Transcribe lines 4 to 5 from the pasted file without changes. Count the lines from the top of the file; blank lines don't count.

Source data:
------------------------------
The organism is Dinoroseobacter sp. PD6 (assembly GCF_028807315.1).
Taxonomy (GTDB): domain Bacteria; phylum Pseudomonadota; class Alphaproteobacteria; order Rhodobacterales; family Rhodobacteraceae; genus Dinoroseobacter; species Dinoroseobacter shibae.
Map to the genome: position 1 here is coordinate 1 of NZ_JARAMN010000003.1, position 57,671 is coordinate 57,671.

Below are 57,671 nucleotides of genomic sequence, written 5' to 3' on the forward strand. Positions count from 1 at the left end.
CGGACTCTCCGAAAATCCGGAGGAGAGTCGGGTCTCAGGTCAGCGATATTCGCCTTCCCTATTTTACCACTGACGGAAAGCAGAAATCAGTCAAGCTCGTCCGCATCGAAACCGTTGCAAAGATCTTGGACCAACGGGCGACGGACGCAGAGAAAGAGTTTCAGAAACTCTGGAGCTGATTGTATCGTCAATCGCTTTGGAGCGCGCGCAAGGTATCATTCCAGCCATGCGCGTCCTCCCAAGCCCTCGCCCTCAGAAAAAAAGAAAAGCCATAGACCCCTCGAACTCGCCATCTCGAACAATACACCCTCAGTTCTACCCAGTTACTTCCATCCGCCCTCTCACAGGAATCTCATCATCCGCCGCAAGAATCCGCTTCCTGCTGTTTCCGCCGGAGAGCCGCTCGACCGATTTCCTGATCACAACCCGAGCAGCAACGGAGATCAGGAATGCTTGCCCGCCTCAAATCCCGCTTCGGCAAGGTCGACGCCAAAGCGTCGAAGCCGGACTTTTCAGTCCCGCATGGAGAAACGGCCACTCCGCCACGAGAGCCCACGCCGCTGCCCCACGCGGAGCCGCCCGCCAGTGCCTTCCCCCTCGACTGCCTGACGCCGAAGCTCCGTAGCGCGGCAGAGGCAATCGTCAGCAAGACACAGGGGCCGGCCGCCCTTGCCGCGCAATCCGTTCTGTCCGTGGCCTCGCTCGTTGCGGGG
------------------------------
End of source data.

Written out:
Below are 57,671 nucleotides of genomic sequence, written 5' to 3' on the forward strand. Positions count from 1 at the left end.
CGGACTCTCCGAAAATCCGGAGGAGAGTCGGGTCTCAGGTCAGCGATATTCGCCTTCCCTATTTTACCACTGACGGAAAGCAGAAATCAGTCAAGCTCGTCCGCATCGAAACCGTTGCAAAGATCTTGGACCAACGGGCGACGGACGCAGAGAAAGAGTTTCAGAAACTCTGGAGCTGATTGTATCGTCAATCGCTTTGGAGCGCGCGCAAGGTATCATTCCAGCCATGCGCGTCCTCCCAAGCCCTCGCCCTCAGAAAAAAAGAAAAGCCATAGACCCCTCGAACTCGCCATCTCGAACAATACACCCTCAGTTCTACCCAGTTACTTCCATCCGCCCTCTCACAGGAATCTCATCATCCGCCGCAAGAATCCGCTTCCTGCTGTTTCCGCCGGAGAGCCGCTCGACCGATTTCCTGATCACAACCCGAGCAGCAACGGAGATCAGGAATGCTTGCCCGCCTCAAATCCCGCTTCGGCAAGGTCGACGCCAAAGCGTCGAAGCCGGACTTTTCAGTCCCGCATGGAGAAACGGCCACTCCGCCACGAGAGCCCACGCCGCTGCCCCACGCGGAGCCGCCCGCCAGTGCCTTCCCCCTCGACTGCCTGACGCCGAAGCTCCGTAGCGCGGCAGAGGCAATCGTCAGCAAGACACAGGGGCCGGCCGCCCTTGCCGCGCAATCCGTTCTGTCCGTGGCCTCGCTCGTTGCGGGG